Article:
How to Tell If Your ‘Royal’ Air Jordan 1s Are Real or Fake

Saturday marked the return of the “Royal” Air Jordan 1 High, a sneaker fans had been clamoring for since 2013. As expected, the retro release sold out promptly, although its aftermarket value isn’t quite as staggering as other recent Jordan releases: it’s currently reselling for around $300, just under double its original retail price of $160.

According to data from StockX, there are far more pairs of the the “Royal” Air Jordan 1 selling on the aftermarket than any other shoe right now. Today’s current data shows 1,569 sales over the last 72 hours, while the second best-selling pair has just 182 sales.

StockX Most Popular Sneakers
StockX’s sneakers with the most sales as of April 5.

With this many units in circulation on the secondary resell market, it’s crucial to due your homework to ensure that you don’t get burned with a replica version. To help clarify the differences between authentic pairs and unauthorized fakes, StockX employee @fake_education gave a side-by-side comparison.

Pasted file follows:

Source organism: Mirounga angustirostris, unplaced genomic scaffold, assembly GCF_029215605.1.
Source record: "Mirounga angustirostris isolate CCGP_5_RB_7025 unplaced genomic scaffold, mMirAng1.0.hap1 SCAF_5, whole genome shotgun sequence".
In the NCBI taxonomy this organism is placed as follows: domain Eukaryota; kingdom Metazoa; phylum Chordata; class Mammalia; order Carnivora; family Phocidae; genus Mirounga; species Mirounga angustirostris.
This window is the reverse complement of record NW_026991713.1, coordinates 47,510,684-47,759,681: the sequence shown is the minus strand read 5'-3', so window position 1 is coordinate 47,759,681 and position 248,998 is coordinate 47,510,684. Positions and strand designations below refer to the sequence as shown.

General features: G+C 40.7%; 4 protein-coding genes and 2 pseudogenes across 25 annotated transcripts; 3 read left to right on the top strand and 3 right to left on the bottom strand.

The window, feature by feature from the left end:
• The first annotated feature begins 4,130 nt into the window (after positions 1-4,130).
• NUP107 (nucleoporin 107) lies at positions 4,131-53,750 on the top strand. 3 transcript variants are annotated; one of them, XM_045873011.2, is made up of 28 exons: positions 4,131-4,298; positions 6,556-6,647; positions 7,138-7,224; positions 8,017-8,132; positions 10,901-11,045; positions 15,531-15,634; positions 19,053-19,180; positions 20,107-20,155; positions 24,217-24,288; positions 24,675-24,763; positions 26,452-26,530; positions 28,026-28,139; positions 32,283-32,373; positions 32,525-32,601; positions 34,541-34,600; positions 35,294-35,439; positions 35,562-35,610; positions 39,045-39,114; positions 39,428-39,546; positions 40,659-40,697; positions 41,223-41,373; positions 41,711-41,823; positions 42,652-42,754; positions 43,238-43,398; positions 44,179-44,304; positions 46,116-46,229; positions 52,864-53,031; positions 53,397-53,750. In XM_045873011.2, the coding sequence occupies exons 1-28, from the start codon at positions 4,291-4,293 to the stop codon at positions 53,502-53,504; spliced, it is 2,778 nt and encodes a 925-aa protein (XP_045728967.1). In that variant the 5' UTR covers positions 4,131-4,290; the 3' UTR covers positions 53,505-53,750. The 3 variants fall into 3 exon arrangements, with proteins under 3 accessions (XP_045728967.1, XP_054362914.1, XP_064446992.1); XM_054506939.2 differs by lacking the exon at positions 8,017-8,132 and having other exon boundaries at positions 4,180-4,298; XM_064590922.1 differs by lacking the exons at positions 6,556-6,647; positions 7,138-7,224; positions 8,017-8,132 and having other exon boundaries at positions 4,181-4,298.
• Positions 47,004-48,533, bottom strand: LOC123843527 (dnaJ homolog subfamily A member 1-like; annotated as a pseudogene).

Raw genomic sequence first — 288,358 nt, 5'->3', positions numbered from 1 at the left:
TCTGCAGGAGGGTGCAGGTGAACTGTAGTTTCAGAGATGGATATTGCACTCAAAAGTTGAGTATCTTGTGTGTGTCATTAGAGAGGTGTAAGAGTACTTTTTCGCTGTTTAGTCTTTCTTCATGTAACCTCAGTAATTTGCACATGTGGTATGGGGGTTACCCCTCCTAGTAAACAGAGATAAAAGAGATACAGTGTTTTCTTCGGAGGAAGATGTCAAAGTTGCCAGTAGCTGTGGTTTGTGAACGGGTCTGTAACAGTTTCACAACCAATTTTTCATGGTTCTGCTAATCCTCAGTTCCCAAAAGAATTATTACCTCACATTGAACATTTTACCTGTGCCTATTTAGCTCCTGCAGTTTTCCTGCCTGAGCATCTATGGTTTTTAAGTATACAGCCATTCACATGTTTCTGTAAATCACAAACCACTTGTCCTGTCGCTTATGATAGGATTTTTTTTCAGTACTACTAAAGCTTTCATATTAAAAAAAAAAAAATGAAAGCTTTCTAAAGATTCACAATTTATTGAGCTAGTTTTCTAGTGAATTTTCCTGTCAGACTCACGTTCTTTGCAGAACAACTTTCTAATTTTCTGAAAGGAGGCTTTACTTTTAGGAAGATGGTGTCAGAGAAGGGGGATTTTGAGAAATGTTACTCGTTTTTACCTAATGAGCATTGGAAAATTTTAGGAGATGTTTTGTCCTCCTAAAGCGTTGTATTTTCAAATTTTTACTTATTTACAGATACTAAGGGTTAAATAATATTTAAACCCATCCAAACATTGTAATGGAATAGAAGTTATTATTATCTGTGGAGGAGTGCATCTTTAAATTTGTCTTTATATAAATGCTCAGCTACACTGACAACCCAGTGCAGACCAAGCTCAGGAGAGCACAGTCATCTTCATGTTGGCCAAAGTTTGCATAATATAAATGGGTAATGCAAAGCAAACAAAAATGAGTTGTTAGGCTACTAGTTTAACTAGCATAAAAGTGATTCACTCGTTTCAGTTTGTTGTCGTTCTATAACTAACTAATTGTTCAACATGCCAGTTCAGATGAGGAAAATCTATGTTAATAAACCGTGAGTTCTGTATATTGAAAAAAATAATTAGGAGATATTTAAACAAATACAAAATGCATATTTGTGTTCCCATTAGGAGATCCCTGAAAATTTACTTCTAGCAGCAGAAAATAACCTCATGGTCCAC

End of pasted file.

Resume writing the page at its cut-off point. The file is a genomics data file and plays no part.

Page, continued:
Some of the biggest discrepancies between the real deal and the fakes aren’t even on the shoes themselves. The sneaker’s packaging contains a number of red flags to look out for when making a purchase, including details such as the fonts and style codes.


On the shoes, the most noticeable giveaways include the print of the Air Jordan Wings logo and the stitching and leather overlays at the heel.


Also of note are the differences that can be found between authentic pairs purchased from authorized Nike retailers. The leather at the toe box can vary from left shoe to right, and the extra laces attached to the shoe come tied a few different ways.


A surefire way to avoid getting scammed with a fake pair is to shop at a legit source such as consignment store Stadium Goods, where the “Royal” Air Jordan 1 can be found now with prices starting at $325.

Air Jordan 1 High “Royal,” from $325; stadiumgoods.com

Air Jordan 1
The “Royal” Air Jordan 1 features the iconic Wings logo at its collar.
Air Jordan 1
A top-down look at the “Royal” Air Jordan 1.

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